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Historic Preservation - Technical Procedures
Guidelines For Identifying Historic Paint Colors
Preservation Notebook Series - Gsa
Guidelines For Identifying Historic Paint Colors
GUIDELINES FOR IDENTIFYING HISTORIC PAINT COLORS
A. This procedure includes guidance on when to specify the
use of historic paint colors, how to identify historic
paint colors and how to contract for paint analysis. It
documents items required of the conservator performing
the work, it outlines a methodology for analyzing the
paint, and it provides recommendations on how to prepare
a complete and thorough paint analysis report.
B. Accurate identification of historic paint colors is an
important part of the General Services Administration's
restoration program. The original architects of GSA's
historic buildings selected paints and finishes that
would express their designs in the best possible manner.
Paint colors and textures were intentionally chosen to
articulate the architectural elements within each space
and to convey the relative importance of different spaces
within the building.
A. American Society for Testing and Materials (ASTM), 100
Barr Drive, West Conshohocken, PA 19428, (610) 832-9585
or FAX (610) 832-9555.
A. Substantially complete (95%) and completed paint analysis
reports will be submitted to the Regional Historic
Preservation Officers for review and comment prior to
completion of the contract.
1.04 QUALITY ASSURANCE
1. Sampling: The conservator taking the samples must
have a knowledge of paint sampling techniques
sufficient to identify locations where complete
stratigraphies are likely to exist, and where
original paint colors are least likely to have
degraded. Verification of this knowledge may be
requested at the time of negotiation.
2. Laboratory Analysis/Interpretation of Samples: This
must be done by a conservator trained in the
laboratory analysis of architectural paints on
buildings of similar complexity of those being
studied for GSA.
B. Field Samples:
1. Sampling Locations: In spaces designated for
sampling, all original paint/stain colors and clear
finishes must be identified. Take samples from
areas that have been subjected to the least
possible exposure. Indicate sample locations on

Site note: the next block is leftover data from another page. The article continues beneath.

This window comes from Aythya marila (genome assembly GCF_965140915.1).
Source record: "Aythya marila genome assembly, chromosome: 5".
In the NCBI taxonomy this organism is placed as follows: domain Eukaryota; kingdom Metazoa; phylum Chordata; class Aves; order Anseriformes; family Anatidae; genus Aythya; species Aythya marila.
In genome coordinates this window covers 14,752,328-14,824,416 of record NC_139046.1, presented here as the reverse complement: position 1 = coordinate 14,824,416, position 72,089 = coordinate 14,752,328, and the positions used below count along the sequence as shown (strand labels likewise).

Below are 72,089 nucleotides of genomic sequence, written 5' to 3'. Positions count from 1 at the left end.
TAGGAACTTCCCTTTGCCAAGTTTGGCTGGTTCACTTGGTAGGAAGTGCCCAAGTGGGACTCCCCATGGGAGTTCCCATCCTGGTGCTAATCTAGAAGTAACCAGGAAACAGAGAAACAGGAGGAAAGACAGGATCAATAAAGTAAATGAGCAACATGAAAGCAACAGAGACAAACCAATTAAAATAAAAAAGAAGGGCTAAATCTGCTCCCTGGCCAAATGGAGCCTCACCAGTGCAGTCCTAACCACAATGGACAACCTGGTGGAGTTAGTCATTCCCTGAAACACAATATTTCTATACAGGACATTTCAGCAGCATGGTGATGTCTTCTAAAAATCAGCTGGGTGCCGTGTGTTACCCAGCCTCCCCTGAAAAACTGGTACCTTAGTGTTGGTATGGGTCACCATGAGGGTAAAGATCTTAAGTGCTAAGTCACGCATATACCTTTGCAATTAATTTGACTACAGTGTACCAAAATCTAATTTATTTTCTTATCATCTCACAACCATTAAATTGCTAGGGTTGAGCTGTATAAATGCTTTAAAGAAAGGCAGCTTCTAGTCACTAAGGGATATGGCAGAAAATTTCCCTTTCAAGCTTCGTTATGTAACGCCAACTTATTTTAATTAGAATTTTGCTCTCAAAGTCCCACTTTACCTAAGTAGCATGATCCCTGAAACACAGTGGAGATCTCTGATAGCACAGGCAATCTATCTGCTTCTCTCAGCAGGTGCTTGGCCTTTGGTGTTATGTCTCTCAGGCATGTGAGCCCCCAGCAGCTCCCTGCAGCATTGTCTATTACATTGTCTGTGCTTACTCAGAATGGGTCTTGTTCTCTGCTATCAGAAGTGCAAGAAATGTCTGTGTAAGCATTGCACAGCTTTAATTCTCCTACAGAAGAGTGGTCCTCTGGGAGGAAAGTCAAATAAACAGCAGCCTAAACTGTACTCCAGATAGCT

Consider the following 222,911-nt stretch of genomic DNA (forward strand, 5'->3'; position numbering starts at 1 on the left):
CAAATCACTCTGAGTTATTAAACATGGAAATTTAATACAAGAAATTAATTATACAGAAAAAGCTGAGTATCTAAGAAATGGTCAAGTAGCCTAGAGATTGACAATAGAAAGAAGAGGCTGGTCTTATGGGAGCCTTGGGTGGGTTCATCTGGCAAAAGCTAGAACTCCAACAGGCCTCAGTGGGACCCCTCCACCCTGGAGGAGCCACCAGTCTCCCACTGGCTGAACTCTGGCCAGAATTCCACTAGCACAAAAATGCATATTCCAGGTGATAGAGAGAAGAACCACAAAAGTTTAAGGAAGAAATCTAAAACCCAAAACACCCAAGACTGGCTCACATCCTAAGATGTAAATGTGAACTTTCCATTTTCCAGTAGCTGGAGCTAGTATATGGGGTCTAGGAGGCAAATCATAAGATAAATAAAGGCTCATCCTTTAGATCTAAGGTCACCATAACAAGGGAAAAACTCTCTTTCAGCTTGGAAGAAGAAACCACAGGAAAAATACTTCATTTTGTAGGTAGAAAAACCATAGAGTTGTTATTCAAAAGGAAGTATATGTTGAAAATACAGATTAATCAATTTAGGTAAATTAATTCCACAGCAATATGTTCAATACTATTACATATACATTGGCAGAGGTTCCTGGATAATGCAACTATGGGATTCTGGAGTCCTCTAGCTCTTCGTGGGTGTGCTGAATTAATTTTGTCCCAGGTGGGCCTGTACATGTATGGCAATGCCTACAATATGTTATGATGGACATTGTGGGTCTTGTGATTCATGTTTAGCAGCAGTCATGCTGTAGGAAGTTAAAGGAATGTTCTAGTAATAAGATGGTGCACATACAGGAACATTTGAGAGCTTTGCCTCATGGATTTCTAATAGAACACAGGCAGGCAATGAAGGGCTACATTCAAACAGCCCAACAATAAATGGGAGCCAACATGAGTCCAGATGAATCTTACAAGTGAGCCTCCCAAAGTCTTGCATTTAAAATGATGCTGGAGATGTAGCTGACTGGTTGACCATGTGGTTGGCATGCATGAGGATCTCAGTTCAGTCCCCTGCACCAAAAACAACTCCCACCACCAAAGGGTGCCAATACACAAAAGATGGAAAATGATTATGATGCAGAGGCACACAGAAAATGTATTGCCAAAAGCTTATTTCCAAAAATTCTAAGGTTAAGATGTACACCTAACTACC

floor plans and/or elevations of the space sampled.
Take a sufficient number of samples to ensure:
a. an accurate accounting of all of the finish
layers on each sampled surface.
b. that "like" elements in the same area or type
of space in the building have the same number
and sequence of layers.
2. Sampling Technique: For each surface to be sampled,
reveal each paint layer using a surgical scalpel or
craft knife with a curved blade. Expose 1/4"-1/2"
square inch of each layer.
3. Matching: Using a daylight equivalent 3200 or 3400
Kelvin light source, match the first significant
paint layers and original stain colors to the
Munsell or Plochere System of Color Notation,
according to Section 5.2 and 5.3 of ASTM DI535-68.
4. Original Clear Finishes: Solvent test to identify
the type of finish (shellac, varnish, lacquer).
Note the finish type in seriation charts and report
5. Decorative Finishes:
a. Should graining, marbling, or other decorative
finishes exist at any layer, expose a
sufficient area of each layer to reveal the
pattern or technique and photograph the
exposed area. Note the type of decorative
treatment (graining, marbling, stenciling) on
the seriation charts and code the base coat.
b. Notify the Contracting Officer of frescoes or
other decorative finishes discovered during
the course of this contract and note in the
report. The Conservator will not be held
responsible for the documentation of fresco
painting under this scope of services.
A. The Conservator must supply all required color books,
lights, analytical materials, and color chips, as well as
provide the necessary scaffolding, swing stages,
electrical modifications, or removal of materials
adjacent to the fabric to complete the inspection.
3.01 ERECTION, INSTALLATION, APPLICATION
A. When to Specify the Use of Historic Colors: In painting
contracts involving historic properties, specify the use
of historic colors for the following locations:
1. All exterior painted surfaces.
2. Lobbies, entrance vestibules, corridors,
auditoriums, libraries and other public spaces.
3. Other significant spaces identified in the
building's Historic Structure Report (HSR), Chapter
9 "Inventory of Significant Spaces and Features.
"When no HSR is available for a building, consult
the Regional Historic Preservation Officer (RHPO)
for a space's historic significance.
B. Locating Historic Paint Color Information: The building's